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US Sees Idlib Conflict as Chance to Close Ranks With Turkey, Boost Its Positions in Mid East – Prof

© AP Photo / Baderkhan AhmadFILE - This Friday, Oct. 4, 2019 file photo, Turkish and American armored vehicles patrol as they conduct joint ground patrol in the so-called "safe zone" on the Syrian side of the border with Turkey, near the town of Tal Abyad, northeastern Syria
FILE - This Friday, Oct. 4, 2019 file photo, Turkish and American armored vehicles patrol as they conduct joint ground patrol in the so-called safe zone on the Syrian side of the border with Turkey, near the town of Tal Abyad, northeastern Syria - Sputnik International
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The US regards the Turco-Syrian conflict as a window of opportunity to close ranks with Ankara and project its force in the Balkan-Black Sea and Central Asian directions, says Mehmet Seyfettin Erol, the head of the Ankara Centre for Crisis and Policy Research.

As tensions between Ankara and the Syrian government forces began to escalate earlier in February, Washington embarked on a charm offensive with its NATO ally with US Special Representative for Syria Engagement James Jeffrey stepping up negotiations with the Turkish leadership.

Speaking to NTV on 12 February, Jeffrey voiced support for Turkey's "legitimate" interests and military presence in Syria and specifically in Idlib: "We have very close geostrategic objectives with Turkey in the two areas where you have forces committed right now in Libya and in Syria", the ambassador emphasised.

For quite a while Turkey and the US have been engaged in a war of words over Ankara's acquisition of the Russia-made S-400 air defence system as well as Washington's continuous propping up of the Kurdish People's Protection Units (YPG), which are considered as a terrorist group by the Turks.

Washington is Seeking Ways to Improve US-Turkish Relations

Professor Mehmet Seyfettin Erol, the head of the Ankara Centre for Crisis and Policy Research (ANKASAM), believes that the US is seeking a way to mend fences with Turkey while seeing the recent conflict in the Idlib de-escalation zone as a "window of opportunity".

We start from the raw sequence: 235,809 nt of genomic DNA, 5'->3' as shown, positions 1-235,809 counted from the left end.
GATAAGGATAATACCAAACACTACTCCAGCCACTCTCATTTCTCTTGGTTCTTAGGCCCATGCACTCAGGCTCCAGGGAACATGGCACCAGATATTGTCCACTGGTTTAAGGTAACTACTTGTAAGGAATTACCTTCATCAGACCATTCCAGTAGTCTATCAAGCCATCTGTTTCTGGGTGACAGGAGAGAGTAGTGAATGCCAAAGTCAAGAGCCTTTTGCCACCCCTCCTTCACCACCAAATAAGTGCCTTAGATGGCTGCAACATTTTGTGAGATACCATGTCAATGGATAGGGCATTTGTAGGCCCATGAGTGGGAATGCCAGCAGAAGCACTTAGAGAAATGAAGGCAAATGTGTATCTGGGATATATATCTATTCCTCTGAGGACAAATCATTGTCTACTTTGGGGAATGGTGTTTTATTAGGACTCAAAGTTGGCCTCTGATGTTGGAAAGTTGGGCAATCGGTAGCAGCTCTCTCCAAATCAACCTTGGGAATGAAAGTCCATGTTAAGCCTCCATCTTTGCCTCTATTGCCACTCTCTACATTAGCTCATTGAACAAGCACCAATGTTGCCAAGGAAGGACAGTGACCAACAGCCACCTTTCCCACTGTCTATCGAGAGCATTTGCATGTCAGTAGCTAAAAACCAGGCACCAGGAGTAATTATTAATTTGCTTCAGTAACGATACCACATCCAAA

"The aggravating crisis in the Idlib zone is perceived by Washington as an opportunity to strengthen its position in the Balkan-Black Sea and Central Asian directions", the Turkish scholar observes. "That means that the US administration considers the Idlib crisis not only in relation to the situation in Syria, but as an opportunity to form a new geopolitical and strategic balance of forces in the region".

However, judging from its previous experience Ankara is aware of Washington's unreliability, he highlights, adding that therefore the Turkish leadership is seeking to pursue a more independent policy with regard to this matter and maintain interaction with Moscow.

"Ankara wants to adhere to a balanced, multi-vector foreign policy", he says. "In this sense, Turkey expects to further maintain a dialogue with Moscow, which, I think, the Kremlin is aware of".

He recollects that in the past Russia and Turkey successfully overcame tensions, such as the downing of the Russian Sukhoi Su-24 aircraft by a Turkish Air Force F-16 fighter jet in Syrian airspace on 24 November 2015.

According to Erol, it is important for Ankara and Moscow to stay on the right track avoiding rows which could affect the countries' foreign policy and security goals as well as joint energy projects.  

"Drowning in a glass of water would be extremely impractical and would lead to very negative consequences for both sides in many areas", the scholar says.

He highlights that it is extremely important to develop a new roadmap during the upcoming negotiations between the Turkish delegation and their Russian counterparts in Moscow.

Turco-Syrian Clashes in Idlib

Tensions started simmering in Idlib as the Turkish Defence Ministry reported last week that eight Turkish troops and a civilian died in crossfire after Syrian troops fired on one of Turkey's observation posts in the province.

On Tuesday, Turkish President Erdogan vowed to retaliate saying that the Syrian government "would pay a heavy price" for its actions. It was reported earlier in the day that militants associated with the al-Nusra Front* downed a government helicopter in al-Nayrab, Idlib province.

As the clashes continued the Turkish military claimed that they had killed 101 Syrian government personnel in attacks on 115 Syrian Army targets in response to the Monday attack. Later the Turks reported that they had 'neutralized' 63 more.

In response to the announcements, the Russian Reconciliation Center for Syria dismissed them as "irresponsible" stressing that this course of action can only further intensify strife in the region. The Russian Ministry of Defence also refuted Ankara's claims about the deaths of dozens of Syrian soldiers in Idlib.

*Al-Nusra Front is a terrorist organisation banned in Russia and many other countries.

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